Archive for the ‘Relativity’ Category

245 – As Everything in Nature, We are a (body/system[e=mc2]) …

Monday, June 1st, 2020

There is nothing that empirically proves how profoundly interrelated we are with everything in Nature more than a verified scientific theory, and Albert Einstein’s Special Relativity does that for me.

In 1905, in his famous paper “Does The Inertia of a Body Depend Upon Its Energy Content,” Einstein’s great insight into the nature of our Universe came into life: “The mass of a body is a measure of its energy content.

To comprehend the essence of Einstein’s insight, we must consider:

1 – that mass and energy constitute the fundamental substance of evolving bodies, or systems, in our Universe.

2 – that the contents of the mass and the contents of the energy of a system are interchangeable and fluctuate as the system unfolds.

3 – that although the contents fluctuate, their equivalence remains in relative equilibrium, one content always a measure of the other.

4 – that whether by instinct or self-determination, for a system to sustain the contents of its fundamental substance in relative equilibrium as it changes and develops, it must exercise a degree of self-reflection.

As with every evolving system in Nature, the human body survives through a process in which it consumes energy from the environment, converts it into mass, and then in motion, action, creation, transformation releases the energy back into the environment. But the key to the continuity of this process is to keep it in equilibrium … one content a measure of the other … as we develop and adapt to changing environments. This process, although mostly instinctive, is not possible without a degree of self-reflection.

Without disregarding the mathematical prowess of the equation, the essence of Einstein’s insight rests not on the quantities of energy and mass in a body, but on the fact that self-reflection is innate in Nature. This is the true significance of the equal symbol in the equation.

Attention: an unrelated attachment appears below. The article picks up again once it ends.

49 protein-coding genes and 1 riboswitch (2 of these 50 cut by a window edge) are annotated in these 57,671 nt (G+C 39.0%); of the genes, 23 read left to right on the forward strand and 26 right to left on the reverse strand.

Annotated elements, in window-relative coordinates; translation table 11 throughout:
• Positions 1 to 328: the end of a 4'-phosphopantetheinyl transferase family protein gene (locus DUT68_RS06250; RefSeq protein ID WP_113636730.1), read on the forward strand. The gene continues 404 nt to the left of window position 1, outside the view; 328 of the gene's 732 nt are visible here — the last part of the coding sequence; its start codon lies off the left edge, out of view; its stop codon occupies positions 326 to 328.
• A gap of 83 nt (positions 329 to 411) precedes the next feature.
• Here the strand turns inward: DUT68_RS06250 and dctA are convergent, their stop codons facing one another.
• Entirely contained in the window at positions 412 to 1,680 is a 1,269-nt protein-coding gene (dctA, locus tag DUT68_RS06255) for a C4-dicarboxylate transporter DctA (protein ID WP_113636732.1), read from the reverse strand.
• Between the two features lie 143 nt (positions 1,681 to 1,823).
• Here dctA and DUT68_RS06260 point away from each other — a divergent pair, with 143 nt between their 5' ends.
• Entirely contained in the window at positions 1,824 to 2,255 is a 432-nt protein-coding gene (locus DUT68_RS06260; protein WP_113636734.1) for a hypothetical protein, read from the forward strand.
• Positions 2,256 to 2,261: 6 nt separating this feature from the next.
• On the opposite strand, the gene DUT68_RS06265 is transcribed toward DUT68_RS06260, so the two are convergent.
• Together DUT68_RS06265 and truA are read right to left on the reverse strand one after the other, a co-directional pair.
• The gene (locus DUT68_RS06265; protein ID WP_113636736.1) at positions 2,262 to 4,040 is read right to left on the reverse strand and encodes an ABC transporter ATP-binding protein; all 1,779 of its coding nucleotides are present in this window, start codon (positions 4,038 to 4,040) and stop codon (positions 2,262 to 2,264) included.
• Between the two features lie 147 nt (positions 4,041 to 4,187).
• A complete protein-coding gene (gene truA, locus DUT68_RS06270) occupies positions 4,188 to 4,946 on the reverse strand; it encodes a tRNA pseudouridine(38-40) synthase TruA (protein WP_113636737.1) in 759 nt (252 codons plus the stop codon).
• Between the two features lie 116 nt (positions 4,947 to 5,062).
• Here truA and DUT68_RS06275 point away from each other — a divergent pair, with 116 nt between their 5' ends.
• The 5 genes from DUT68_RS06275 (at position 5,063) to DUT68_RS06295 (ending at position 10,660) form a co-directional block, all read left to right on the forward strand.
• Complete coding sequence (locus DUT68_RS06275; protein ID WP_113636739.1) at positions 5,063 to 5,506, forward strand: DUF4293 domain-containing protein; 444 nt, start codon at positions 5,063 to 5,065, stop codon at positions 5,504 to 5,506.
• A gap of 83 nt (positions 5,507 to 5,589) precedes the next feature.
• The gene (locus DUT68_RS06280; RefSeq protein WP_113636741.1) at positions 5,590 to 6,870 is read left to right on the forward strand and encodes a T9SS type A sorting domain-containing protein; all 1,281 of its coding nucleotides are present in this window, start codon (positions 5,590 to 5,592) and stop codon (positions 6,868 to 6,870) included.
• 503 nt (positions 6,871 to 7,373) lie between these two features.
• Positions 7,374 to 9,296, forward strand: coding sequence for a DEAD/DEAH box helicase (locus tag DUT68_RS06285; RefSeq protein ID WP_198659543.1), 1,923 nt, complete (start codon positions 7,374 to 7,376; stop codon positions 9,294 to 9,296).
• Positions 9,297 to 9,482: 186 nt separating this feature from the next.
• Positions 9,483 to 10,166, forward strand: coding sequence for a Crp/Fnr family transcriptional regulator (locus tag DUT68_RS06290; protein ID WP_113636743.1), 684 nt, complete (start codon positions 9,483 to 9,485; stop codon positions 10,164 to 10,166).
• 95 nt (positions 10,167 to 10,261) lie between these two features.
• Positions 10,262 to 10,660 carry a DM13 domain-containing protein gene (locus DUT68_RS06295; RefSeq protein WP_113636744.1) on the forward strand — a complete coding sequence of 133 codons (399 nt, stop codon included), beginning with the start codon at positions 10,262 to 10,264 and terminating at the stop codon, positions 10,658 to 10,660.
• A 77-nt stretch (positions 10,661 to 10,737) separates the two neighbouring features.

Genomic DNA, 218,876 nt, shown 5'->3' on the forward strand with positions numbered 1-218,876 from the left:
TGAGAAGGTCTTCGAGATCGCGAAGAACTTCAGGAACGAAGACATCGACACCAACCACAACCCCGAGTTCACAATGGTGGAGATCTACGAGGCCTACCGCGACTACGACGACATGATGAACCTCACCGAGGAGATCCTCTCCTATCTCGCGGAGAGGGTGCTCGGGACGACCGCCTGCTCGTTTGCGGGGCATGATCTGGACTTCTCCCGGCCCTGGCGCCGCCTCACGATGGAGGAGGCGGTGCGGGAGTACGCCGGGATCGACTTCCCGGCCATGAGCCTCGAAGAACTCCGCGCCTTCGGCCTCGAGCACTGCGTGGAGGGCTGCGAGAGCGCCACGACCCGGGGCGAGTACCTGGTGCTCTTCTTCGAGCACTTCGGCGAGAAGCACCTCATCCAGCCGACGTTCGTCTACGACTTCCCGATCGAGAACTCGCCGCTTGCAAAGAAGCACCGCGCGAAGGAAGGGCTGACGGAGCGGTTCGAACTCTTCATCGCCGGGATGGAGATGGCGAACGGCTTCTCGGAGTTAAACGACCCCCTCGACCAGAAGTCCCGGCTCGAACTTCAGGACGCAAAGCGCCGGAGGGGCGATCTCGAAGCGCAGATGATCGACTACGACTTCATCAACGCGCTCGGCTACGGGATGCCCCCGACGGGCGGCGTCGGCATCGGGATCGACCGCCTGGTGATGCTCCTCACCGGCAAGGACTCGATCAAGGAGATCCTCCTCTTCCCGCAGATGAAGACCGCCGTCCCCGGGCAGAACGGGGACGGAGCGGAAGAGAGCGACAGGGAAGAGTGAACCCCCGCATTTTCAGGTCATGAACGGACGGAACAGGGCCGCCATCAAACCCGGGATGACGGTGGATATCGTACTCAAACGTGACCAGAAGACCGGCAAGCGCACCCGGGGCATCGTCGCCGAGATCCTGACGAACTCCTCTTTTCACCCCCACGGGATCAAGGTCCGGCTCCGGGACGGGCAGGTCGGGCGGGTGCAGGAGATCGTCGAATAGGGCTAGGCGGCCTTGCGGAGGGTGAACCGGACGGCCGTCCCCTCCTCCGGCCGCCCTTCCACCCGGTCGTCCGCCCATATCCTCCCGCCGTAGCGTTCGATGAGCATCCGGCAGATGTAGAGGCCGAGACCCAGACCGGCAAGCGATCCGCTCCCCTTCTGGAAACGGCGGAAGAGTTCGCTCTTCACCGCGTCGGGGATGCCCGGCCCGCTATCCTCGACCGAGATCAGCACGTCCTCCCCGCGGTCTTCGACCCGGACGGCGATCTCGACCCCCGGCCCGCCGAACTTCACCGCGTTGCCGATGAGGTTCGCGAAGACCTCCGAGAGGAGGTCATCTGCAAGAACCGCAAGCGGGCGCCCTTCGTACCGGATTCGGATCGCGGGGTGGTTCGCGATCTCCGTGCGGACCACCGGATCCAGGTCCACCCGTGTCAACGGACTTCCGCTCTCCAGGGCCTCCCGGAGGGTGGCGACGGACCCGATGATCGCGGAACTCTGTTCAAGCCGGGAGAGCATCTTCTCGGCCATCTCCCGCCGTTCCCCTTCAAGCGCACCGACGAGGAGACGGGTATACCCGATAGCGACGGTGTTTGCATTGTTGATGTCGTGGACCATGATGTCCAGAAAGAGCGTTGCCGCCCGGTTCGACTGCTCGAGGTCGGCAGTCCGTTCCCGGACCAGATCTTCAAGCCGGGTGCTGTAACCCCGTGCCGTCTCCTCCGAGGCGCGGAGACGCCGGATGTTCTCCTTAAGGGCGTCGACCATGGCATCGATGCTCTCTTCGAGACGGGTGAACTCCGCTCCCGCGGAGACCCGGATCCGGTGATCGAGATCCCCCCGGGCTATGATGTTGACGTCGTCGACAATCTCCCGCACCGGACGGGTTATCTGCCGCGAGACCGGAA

Whether the body is that of an atom, a cell, a human being, a planetary system, a galaxy, the Universe itself, to be capable of sustaining the contents of its fundamental substance in relative equilibrium amid constant change, it must, whether by instinct or self-determination, reflect upon itself – measuring itself, finding balance within itself. Therefore, the equation is more precise as (body/system[e=mc2]), or simply (S[e=mc2]).

The mass of a body is a measure of its energy content.

Our intellect, if we let it, can comprehend the fact that we are embedded in a dimension that renders us infinitesimally small from the perspective of the universal dimensions and infinitely vast from the perspective of the atomic dimensions, that we are all evolving systems made up of evolving systems and parts of evolving systems, that we are all instances of the equation and therefore profoundly interrelated in our innate search for equilibrium.

The theory of Relativity proves how profoundly interrelated everything in Nature is, and we will be more rational and understanding in our relationship with each other and with Nature when we accept this about us.

Revised March 2022  

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184 – The Meaning, the Essence of E=mc2 …